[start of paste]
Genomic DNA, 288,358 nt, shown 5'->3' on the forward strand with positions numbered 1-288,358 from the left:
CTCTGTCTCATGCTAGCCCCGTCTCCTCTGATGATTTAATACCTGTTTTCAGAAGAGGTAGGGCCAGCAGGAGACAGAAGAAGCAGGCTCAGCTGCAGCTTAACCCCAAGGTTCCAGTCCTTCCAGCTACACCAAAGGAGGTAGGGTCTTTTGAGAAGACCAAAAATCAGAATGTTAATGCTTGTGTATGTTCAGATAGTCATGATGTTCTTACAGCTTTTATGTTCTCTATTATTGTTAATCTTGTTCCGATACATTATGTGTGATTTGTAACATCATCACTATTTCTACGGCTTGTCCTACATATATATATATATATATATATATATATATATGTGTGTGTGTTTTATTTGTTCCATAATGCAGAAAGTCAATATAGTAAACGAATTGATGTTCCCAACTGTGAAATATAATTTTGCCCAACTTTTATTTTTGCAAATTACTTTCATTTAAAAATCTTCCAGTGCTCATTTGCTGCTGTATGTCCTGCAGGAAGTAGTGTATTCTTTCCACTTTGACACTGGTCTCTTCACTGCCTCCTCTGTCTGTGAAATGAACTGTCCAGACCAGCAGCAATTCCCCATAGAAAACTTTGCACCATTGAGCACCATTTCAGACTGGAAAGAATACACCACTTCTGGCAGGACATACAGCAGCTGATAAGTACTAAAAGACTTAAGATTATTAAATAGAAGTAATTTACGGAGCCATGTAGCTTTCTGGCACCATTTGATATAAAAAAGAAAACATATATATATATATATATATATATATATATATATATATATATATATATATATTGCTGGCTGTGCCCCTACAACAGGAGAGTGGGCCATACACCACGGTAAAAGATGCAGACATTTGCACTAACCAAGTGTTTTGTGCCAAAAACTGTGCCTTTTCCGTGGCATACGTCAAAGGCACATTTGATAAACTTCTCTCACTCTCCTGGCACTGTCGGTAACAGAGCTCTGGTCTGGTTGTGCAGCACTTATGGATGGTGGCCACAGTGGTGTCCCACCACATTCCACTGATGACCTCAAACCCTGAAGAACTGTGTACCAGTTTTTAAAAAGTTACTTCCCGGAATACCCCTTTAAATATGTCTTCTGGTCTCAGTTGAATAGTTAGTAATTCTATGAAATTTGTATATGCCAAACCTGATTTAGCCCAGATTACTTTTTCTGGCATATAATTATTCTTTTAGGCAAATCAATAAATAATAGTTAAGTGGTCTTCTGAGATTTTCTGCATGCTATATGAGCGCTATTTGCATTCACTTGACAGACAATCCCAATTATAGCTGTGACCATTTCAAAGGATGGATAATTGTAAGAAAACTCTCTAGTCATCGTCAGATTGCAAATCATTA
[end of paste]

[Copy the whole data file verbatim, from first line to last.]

Genomic DNA, 288,358 nt, shown 5'->3' on the forward strand with positions numbered 1-288,358 from the left:
CTCTGTCTCATGCTAGCCCCGTCTCCTCTGATGATTTAATACCTGTTTTCAGAAGAGGTAGGGCCAGCAGGAGACAGAAGAAGCAGGCTCAGCTGCAGCTTAACCCCAAGGTTCCAGTCCTTCCAGCTACACCAAAGGAGGTAGGGTCTTTTGAGAAGACCAAAAATCAGAATGTTAATGCTTGTGTATGTTCAGATAGTCATGATGTTCTTACAGCTTTTATGTTCTCTATTATTGTTAATCTTGTTCCGATACATTATGTGTGATTTGTAACATCATCACTATTTCTACGGCTTGTCCTACATATATATATATATATATATATATATATATATGTGTGTGTGTTTTATTTGTTCCATAATGCAGAAAGTCAATATAGTAAACGAATTGATGTTCCCAACTGTGAAATATAATTTTGCCCAACTTTTATTTTTGCAAATTACTTTCATTTAAAAATCTTCCAGTGCTCATTTGCTGCTGTATGTCCTGCAGGAAGTAGTGTATTCTTTCCACTTTGACACTGGTCTCTTCACTGCCTCCTCTGTCTGTGAAATGAACTGTCCAGACCAGCAGCAATTCCCCATAGAAAACTTTGCACCATTGAGCACCATTTCAGACTGGAAAGAATACACCACTTCTGGCAGGACATACAGCAGCTGATAAGTACTAAAAGACTTAAGATTATTAAATAGAAGTAATTTACGGAGCCATGTAGCTTTCTGGCACCATTTGATATAAAAAAGAAAACATATATATATATATATATATATATATATATATATATATATATATATATATATTGCTGGCTGTGCCCCTACAACAGGAGAGTGGGCCATACACCACGGTAAAAGATGCAGACATTTGCACTAACCAAGTGTTTTGTGCCAAAAACTGTGCCTTTTCCGTGGCATACGTCAAAGGCACATTTGATAAACTTCTCTCACTCTCCTGGCACTGTCGGTAACAGAGCTCTGGTCTGGTTGTGCAGCACTTATGGATGGTGGCCACAGTGGTGTCCCACCACATTCCACTGATGACCTCAAACCCTGAAGAACTGTGTACCAGTTTTTAAAAAGTTACTTCCCGGAATACCCCTTTAAATATGTCTTCTGGTCTCAGTTGAATAGTTAGTAATTCTATGAAATTTGTATATGCCAAACCTGATTTAGCCCAGATTACTTTTTCTGGCATATAATTATTCTTTTAGGCAAATCAATAAATAATAGTTAAGTGGTCTTCTGAGATTTTCTGCATGCTATATGAGCGCTATTTGCATTCACTTGACAGACAATCCCAATTATAGCTGTGACCATTTCAAAGGATGGATAATTGTAAGAAAACTCTCTAGTCATCGTCAGATTGCAAATCATTA